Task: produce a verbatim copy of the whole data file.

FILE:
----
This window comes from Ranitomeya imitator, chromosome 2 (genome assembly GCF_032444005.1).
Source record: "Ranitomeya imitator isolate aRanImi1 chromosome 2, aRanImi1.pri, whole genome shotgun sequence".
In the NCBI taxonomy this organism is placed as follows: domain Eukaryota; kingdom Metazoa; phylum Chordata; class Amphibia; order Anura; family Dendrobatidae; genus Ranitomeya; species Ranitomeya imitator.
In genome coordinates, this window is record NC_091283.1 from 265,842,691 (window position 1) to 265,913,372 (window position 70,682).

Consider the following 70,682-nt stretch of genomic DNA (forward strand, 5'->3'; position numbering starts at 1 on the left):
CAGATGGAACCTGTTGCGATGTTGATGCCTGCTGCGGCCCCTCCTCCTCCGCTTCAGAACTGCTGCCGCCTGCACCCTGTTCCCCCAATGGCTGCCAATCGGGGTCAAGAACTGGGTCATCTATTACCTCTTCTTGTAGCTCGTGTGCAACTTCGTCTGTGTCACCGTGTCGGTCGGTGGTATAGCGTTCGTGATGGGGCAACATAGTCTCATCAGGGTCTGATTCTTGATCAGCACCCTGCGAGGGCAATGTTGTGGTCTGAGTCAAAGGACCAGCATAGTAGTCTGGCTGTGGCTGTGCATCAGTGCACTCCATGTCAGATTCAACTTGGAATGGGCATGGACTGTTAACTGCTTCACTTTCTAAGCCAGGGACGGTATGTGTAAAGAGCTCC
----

This window comes from Ranitomeya imitator, chromosome 2 (genome assembly GCF_032444005.1).
Source record: "Ranitomeya imitator isolate aRanImi1 chromosome 2, aRanImi1.pri, whole genome shotgun sequence".
In the NCBI taxonomy this organism is placed as follows: domain Eukaryota; kingdom Metazoa; phylum Chordata; class Amphibia; order Anura; family Dendrobatidae; genus Ranitomeya; species Ranitomeya imitator.
In genome coordinates, this window is record NC_091283.1 from 265,842,691 (window position 1) to 265,913,372 (window position 70,682).

Consider the following 70,682-nt stretch of genomic DNA (forward strand, 5'->3'; position numbering starts at 1 on the left):
CAGATGGAACCTGTTGCGATGTTGATGCCTGCTGCGGCCCCTCCTCCTCCGCTTCAGAACTGCTGCCGCCTGCACCCTGTTCCCCCAATGGCTGCCAATCGGGGTCAAGAACTGGGTCATCTATTACCTCTTCTTGTAGCTCGTGTGCAACTTCGTCTGTGTCACCGTGTCGGTCGGTGGTATAGCGTTCGTGATGGGGCAACATAGTCTCATCAGGGTCTGATTCTTGATCAGCACCCTGCGAGGGCAATGTTGTGGTCTGAGTCAAAGGACCAGCATAGTAGTCTGGCTGTGGCTGTGCATCAGTGCACTCCATGTCAGATTCAACTTGGAATGGGCATGGACTGTTAACTGCTTCACTTTCTAAGCCAGGGACGGTATGTGTAAAGAGCTCC